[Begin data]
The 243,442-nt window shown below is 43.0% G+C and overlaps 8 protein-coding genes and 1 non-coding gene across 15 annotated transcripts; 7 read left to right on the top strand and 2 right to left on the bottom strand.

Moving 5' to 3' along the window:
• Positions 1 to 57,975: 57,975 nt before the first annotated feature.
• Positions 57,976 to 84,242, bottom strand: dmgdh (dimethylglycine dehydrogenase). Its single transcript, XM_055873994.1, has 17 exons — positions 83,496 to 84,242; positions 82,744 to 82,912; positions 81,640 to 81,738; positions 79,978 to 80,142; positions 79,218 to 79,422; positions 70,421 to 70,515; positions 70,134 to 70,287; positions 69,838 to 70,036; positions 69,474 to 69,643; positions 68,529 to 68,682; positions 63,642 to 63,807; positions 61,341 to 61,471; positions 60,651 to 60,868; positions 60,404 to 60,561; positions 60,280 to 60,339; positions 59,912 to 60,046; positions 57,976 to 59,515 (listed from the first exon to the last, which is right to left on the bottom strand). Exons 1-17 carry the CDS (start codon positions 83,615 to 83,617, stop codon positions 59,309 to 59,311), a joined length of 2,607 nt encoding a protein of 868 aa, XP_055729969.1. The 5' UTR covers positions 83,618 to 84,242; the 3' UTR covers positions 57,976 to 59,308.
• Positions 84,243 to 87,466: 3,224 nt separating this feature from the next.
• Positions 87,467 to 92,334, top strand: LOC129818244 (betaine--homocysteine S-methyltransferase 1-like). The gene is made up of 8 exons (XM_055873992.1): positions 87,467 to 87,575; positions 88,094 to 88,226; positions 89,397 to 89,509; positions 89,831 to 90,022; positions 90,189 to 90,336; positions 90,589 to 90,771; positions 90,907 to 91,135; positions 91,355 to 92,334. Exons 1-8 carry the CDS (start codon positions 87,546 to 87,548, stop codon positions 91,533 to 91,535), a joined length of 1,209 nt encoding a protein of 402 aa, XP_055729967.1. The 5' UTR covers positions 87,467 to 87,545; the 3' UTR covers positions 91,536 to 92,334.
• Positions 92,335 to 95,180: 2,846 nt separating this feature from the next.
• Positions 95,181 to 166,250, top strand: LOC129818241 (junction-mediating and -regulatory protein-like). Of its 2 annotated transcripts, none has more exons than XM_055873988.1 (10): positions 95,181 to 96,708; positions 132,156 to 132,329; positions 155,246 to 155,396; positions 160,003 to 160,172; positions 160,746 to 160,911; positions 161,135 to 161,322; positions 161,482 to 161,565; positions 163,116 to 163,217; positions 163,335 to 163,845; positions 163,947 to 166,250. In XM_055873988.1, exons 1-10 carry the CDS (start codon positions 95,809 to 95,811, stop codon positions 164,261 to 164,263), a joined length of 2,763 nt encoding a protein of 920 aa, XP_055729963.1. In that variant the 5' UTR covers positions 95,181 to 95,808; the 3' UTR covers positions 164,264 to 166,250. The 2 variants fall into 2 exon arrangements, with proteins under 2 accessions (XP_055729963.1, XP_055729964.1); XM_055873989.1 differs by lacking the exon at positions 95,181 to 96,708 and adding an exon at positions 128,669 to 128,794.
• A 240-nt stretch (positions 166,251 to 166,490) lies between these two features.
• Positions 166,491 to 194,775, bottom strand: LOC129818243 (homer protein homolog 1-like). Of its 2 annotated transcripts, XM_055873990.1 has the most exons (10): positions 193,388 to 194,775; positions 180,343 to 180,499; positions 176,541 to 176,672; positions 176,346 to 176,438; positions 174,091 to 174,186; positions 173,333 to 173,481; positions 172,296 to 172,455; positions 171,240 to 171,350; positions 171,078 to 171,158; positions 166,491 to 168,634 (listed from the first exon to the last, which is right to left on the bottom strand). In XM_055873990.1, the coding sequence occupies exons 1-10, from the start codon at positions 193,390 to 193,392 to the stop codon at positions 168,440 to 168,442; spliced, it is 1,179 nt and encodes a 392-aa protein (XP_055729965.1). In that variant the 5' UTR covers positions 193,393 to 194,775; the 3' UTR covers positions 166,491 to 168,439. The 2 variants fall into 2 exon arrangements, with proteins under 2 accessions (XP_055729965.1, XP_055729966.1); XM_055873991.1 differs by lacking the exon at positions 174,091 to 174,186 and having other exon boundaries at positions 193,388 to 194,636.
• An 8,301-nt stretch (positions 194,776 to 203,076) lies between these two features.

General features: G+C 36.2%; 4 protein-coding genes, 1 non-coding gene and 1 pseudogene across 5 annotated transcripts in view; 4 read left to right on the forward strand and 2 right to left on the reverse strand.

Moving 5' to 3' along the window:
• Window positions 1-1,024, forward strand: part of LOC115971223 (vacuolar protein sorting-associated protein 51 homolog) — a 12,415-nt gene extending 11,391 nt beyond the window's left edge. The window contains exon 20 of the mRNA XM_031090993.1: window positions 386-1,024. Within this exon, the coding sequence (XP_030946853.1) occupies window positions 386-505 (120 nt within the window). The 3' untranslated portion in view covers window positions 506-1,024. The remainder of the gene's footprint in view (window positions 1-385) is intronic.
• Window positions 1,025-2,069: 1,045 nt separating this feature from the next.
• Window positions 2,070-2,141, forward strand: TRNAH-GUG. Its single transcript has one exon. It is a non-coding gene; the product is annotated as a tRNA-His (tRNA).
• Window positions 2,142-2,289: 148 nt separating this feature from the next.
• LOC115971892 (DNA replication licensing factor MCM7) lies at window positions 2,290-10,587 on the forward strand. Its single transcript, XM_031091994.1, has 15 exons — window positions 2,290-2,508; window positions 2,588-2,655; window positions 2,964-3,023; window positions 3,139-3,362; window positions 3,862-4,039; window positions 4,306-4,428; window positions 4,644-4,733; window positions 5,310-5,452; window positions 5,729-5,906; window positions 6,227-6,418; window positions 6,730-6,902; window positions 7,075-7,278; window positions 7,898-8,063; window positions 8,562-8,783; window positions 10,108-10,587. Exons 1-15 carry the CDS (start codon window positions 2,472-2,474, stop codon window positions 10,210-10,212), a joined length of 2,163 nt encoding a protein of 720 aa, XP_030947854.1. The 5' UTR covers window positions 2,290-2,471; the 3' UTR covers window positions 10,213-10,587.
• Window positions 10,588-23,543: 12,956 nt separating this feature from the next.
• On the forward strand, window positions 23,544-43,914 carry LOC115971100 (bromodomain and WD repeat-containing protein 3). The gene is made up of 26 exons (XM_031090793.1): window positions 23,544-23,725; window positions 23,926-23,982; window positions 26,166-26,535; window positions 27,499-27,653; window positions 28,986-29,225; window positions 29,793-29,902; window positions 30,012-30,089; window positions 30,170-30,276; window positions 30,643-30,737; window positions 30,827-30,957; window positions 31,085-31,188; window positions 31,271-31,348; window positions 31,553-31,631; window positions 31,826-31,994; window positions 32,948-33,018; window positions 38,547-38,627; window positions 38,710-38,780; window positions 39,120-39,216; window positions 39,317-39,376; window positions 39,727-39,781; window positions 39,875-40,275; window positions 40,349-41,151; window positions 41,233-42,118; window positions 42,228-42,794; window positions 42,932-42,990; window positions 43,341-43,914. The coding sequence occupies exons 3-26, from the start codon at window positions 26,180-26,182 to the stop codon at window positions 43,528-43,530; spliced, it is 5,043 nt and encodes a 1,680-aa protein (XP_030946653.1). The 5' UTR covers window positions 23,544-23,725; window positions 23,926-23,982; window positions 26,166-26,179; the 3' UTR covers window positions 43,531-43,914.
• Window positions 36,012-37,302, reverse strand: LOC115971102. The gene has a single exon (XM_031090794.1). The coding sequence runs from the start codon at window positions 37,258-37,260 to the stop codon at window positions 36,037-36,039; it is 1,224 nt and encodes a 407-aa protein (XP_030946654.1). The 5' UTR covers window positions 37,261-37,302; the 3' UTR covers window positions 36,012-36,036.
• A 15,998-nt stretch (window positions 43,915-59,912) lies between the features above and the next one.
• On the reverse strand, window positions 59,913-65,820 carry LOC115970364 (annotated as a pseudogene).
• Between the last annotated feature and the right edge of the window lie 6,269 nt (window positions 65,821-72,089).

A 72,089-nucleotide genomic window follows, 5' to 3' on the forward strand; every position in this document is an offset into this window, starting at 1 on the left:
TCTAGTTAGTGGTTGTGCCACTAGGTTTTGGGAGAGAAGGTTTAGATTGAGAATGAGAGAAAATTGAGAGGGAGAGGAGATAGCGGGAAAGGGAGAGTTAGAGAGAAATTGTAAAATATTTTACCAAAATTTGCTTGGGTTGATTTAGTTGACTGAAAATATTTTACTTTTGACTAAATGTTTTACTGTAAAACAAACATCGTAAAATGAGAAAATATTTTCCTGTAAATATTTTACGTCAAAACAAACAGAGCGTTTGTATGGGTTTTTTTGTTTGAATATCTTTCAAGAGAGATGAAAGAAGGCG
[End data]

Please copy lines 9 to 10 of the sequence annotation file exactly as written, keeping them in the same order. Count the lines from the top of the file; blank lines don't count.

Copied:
• A 240-nt stretch (positions 166,251 to 166,490) lies between these two features.
• Positions 166,491 to 194,775, bottom strand: LOC129818243 (homer protein homolog 1-like). Of its 2 annotated transcripts, XM_055873990.1 has the most exons (10): positions 193,388 to 194,775; positions 180,343 to 180,499; positions 176,541 to 176,672; positions 176,346 to 176,438; positions 174,091 to 174,186; positions 173,333 to 173,481; positions 172,296 to 172,455; positions 171,240 to 171,350; positions 171,078 to 171,158; positions 166,491 to 168,634 (listed from the first exon to the last, which is right to left on the bottom strand). In XM_055873990.1, the coding sequence occupies exons 1-10, from the start codon at positions 193,390 to 193,392 to the stop codon at positions 168,440 to 168,442; spliced, it is 1,179 nt and encodes a 392-aa protein (XP_055729965.1). In that variant the 5' UTR covers positions 193,393 to 194,775; the 3' UTR covers positions 166,491 to 168,439. The 2 variants fall into 2 exon arrangements, with proteins under 2 accessions (XP_055729965.1, XP_055729966.1); XM_055873991.1 differs by lacking the exon at positions 174,091 to 174,186 and having other exon boundaries at positions 193,388 to 194,636.